Do you see any particular skill that someone with an MBA can provide or that the MBA program teaches?
I see there being two types of MBAs: a general degree and one with a technical concentration. Both programs are good but they are also quite different. It is important to remember this when applying to an MBA school. For example, if you want to go on in finance, then it is important to choose a school that offers a good grounding in financial technicalities. Different students have different needs. One should identify one's own needs and then decide on a program that will meet those needs.
Is an MBA an appropriate qualification for someone who wishes to pursue roles in a policy body such as the Bank of Canada?
Absolutely. An MBA, especially for younger students with less work experience, offers the opportunity to learn how to work in teams, something an economics degree does not teach. Policy boards live and die by the ability of their members to work together and reach consensus. In the end, any exposure to how organizations work, and how individuals work together, is very important. A general MBA program provides a lot of this exposure.
In your roles on various regulatory boards and committees, does it seem that the majority of your colleagues have MBAs? Would an MBA contribute to your ability to perform in those roles?
In my experience, the main problem is that regulatory staff members, particularly junior staff, don't have enough experience in private organizations in the industry that they are attempting to regulate. When it comes to regulatory bodies, experience in the industry you're overseeing is far more valuable than a couple more years of schooling.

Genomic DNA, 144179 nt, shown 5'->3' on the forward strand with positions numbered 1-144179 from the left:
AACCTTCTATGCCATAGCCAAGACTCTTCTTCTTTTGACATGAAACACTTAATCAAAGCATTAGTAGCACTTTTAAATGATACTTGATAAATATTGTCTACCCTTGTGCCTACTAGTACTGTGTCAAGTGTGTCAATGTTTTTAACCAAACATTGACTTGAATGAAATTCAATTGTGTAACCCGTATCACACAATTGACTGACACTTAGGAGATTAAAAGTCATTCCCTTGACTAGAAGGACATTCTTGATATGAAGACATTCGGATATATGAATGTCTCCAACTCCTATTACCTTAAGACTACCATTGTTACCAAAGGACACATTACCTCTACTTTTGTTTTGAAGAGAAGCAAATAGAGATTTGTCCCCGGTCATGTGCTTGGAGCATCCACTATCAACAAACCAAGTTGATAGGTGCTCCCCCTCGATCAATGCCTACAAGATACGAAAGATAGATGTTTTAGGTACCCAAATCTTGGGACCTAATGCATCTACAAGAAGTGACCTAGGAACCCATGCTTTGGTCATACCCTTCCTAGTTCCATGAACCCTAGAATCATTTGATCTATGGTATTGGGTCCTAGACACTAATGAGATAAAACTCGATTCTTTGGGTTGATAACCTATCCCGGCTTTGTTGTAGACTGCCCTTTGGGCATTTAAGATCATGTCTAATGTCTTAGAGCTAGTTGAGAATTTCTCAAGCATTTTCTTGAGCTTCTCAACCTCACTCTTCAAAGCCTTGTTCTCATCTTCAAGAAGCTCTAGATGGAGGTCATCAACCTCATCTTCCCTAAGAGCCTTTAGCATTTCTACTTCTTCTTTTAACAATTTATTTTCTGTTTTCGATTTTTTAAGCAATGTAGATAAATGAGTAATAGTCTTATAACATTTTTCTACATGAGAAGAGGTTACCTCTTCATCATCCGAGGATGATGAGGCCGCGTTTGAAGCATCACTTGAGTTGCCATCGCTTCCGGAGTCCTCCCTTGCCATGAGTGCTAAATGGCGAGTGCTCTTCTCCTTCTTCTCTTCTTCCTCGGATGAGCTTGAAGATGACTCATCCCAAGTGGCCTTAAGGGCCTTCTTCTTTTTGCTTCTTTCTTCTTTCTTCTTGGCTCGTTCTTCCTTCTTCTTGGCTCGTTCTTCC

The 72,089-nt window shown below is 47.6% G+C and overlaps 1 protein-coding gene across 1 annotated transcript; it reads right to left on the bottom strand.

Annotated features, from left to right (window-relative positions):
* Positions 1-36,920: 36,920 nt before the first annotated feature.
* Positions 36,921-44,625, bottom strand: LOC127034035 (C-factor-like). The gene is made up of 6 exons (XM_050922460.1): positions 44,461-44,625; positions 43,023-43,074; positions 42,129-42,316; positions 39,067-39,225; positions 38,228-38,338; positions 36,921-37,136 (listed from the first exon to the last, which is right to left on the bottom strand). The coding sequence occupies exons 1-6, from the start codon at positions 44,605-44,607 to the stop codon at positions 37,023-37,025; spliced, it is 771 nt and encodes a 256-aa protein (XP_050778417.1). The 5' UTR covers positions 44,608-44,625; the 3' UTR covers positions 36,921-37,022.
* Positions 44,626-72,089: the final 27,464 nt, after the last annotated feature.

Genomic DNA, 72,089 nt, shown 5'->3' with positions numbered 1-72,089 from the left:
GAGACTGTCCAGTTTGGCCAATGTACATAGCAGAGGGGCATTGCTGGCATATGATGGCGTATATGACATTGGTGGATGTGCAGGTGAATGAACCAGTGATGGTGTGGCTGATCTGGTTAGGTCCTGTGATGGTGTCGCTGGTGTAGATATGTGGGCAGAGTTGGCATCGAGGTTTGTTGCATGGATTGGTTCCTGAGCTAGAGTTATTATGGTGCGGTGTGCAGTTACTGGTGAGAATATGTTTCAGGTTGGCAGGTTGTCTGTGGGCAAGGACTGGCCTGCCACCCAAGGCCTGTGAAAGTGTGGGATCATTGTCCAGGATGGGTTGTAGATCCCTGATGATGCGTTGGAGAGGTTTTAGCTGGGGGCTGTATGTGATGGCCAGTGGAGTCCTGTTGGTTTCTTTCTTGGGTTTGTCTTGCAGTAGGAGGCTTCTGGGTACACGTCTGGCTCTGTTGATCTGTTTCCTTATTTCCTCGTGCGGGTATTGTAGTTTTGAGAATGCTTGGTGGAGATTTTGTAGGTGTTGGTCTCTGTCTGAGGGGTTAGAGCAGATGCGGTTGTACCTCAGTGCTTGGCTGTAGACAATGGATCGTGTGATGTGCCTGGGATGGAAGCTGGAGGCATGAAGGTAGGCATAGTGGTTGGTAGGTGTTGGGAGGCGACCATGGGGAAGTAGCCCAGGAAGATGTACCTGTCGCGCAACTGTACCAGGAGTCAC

As Chancellor of Queen's University, what do you see as the most significant trends in current business education?
One recent trend that I feel makes sense is the switch from a two-year program to a 14-month "straight through" program. I feel a shorter term is appropriate as it lessens the opportunity cost to students.
One trend that I don't agree with is that of students who go on to study an MBA directly after completing an undergraduate degree because they don't know what else to do. An MBA is not as valuable in this case as it is to someone who makes their decision after some work experience.
Furthermore it is important for the administration of business schools to remember that an MBA (or EMBA) should be tailored for the class intake and the students' backgrounds and not to provide just a generic business curriculum. The best business schools that currently do this and the value of being at one of these schools is enormous
Do you have any advice for students currently in business school?
Throughout one's studies, a student must make highly individualized choices based on highly individualized goals. I don't feel that there is a piece of general advice that I can offer to all of them, nor is there a general path that I can point them down.
I would say that I have been very lucky in my career and have had an opportunity to see and do a lot of interesting things. However, many of the experiences I have had would not have occurred if I had not been willing to spend the time and the effort to do some less interesting things first.